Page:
All of the Contracts set forth on Schedule 4(k)(i) and (ii) are valid, in full force and effect and binding upon the applicable Lightship Company party thereto and, to Holding's Knowledge, the other parties thereto, enforceable against the applicable Lightship Company in accordance with their respective terms; and the applicable Lightship Company is not in material default under any such Contract, nor, to Holding's Knowledge, does any condition exist that, with notice or lapse of time or both, would constitute a material default under any such Contract. (Robinson Decl. Ex. 1 at 30.) Schedule 4(k)(i) listed numerous contracts, but the only listed contracts associated with Verizon or a Verizon-affiliated company consisted of a "Dedicated Internet Access Service Agreement," a "Conduit License Agreement (New Hampshire)," and a "Conduit License Agreement (Vermont)" (Robinson Decl. Ex. 2). Section 4(k)(ii) of the Merger Agreement provided that "Schedule 4(k)(ii) consists of two (2) CD ROMS provided by Lightship to CTC, which list all customers which Lightship is currently billing for services, whether on a month-to-month basis or pursuant to a fixed-term contractual arrangement (collectively, the "Customer Agreements")[.]" (Id. Ex. 1 at 30.) Under the heading "Schedule 4(k)(iii) - Customer Agreements"*fn13 in the Disclosure Schedule to the Merger Agreement, the text reads: "See PDF files on CD-ROM containing all Customer Agreements as of February 15, 2005 and March 1, 2005[.]" (Id. Ex. 2.) There is no allegation that any of the specific Verizon contracts listed in Schedule 4(k)(i) was breached, and there is no allegation that the Maine ICA was a "Customer Agreement" enumerated on the CD-ROMs. The text below the "Schedule 4(k)(iii)" heading also adds:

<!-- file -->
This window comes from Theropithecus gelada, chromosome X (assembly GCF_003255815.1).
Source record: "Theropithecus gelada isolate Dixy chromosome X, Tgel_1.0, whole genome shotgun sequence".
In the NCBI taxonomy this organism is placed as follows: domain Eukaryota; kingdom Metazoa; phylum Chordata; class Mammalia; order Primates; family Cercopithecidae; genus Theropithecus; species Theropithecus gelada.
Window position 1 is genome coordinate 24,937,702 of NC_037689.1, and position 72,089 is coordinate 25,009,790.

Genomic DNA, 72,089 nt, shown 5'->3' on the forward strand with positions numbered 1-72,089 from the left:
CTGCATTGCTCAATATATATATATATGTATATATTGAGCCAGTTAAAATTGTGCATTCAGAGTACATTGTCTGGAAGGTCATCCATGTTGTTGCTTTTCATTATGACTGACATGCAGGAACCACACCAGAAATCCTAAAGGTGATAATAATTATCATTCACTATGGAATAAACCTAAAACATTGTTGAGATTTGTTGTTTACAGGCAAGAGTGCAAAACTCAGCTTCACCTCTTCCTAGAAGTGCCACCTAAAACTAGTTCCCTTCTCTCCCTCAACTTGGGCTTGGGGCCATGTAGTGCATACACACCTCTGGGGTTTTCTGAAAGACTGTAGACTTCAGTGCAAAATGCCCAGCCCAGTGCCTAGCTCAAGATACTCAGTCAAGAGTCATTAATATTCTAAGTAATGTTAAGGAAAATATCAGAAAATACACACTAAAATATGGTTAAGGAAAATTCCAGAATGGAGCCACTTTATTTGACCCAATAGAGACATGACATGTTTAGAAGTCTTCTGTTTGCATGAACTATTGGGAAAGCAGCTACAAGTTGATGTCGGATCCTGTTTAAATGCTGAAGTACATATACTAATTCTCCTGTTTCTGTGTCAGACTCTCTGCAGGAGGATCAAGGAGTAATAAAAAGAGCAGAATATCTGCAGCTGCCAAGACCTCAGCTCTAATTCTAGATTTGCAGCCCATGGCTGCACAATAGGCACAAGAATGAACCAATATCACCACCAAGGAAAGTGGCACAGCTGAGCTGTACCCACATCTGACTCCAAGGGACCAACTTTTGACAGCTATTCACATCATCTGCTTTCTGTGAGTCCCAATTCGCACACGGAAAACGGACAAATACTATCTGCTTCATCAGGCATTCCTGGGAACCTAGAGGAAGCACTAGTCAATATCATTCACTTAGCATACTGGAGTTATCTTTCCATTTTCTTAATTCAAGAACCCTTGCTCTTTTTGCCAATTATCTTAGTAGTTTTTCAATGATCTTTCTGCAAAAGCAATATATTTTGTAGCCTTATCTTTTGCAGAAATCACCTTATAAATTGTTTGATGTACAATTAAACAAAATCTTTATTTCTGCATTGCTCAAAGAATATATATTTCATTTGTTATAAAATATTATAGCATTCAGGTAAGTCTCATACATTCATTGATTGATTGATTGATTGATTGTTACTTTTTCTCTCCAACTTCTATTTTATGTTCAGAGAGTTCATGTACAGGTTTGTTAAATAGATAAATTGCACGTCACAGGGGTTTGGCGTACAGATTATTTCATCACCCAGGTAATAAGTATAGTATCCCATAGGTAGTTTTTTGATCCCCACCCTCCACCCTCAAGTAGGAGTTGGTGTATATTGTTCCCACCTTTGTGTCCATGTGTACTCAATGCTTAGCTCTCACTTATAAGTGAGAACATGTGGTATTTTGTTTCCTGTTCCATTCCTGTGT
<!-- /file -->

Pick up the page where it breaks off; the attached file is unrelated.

Currently all of Lightship's interconnection agreements with Verizon have expired. Per industry practices, Lightship and Verizon continue to operate pursuant to the terms of the interconnection agreements on a month-to-month basis. In addition, per industry practice, Lightship and Verizon will continue to operate on a month-to-month basis pursuant to the terms of the interconnection agreements until the agreements are renegotiated. . . . Lightship has not received notice from Verizon of Verizon's intent to terminate the month-to-month operation of the interconnection agreements.


Plaintiff alleges in paragraph 94 of the Complaint that:

Section 4(e)(i), pertaining to permits and governmental licenses, represented that LHI had no knowledge suggesting that any such permits might be revoked. Section 4(e)(ii) warranted that each of the Lightship Companies was in substantial compliance with terms and conditions of each company regulatory license and that no event had occurred that would result in any impairment of the rights of Lightship with respect to any such company regulatory licenses. Section 4(e)(iii), LHI warranted that Lightship's operations were in substantial compliance with the terms and conditions of all regulatory licenses and that Lightship had not done anything or failed to do anything that could reasonably be expected to cause the loss of any company regulatory license.

Paragraph 94 continues, Section 4(e)(v) provided that as of the closing date, none of the Lightship Companies had any liability to any affiliate of Verizon Communications, Inc. for CABS-related billing of intercarrier compensation.

The actual text of Section 4(e)(v), however, reads:

As of the Closing Date, none of the Lightship Companies has any Liability: (A) to any Affiliate of Verizon Communications, Inc. related to billing for CABS with respect to any intra-LATA [local access and transport area] toll traffic terminating on Lightship's UNE-P [unbundled network element platform] lines . . . . (Robinson Decl. Ex. 1 at 25.)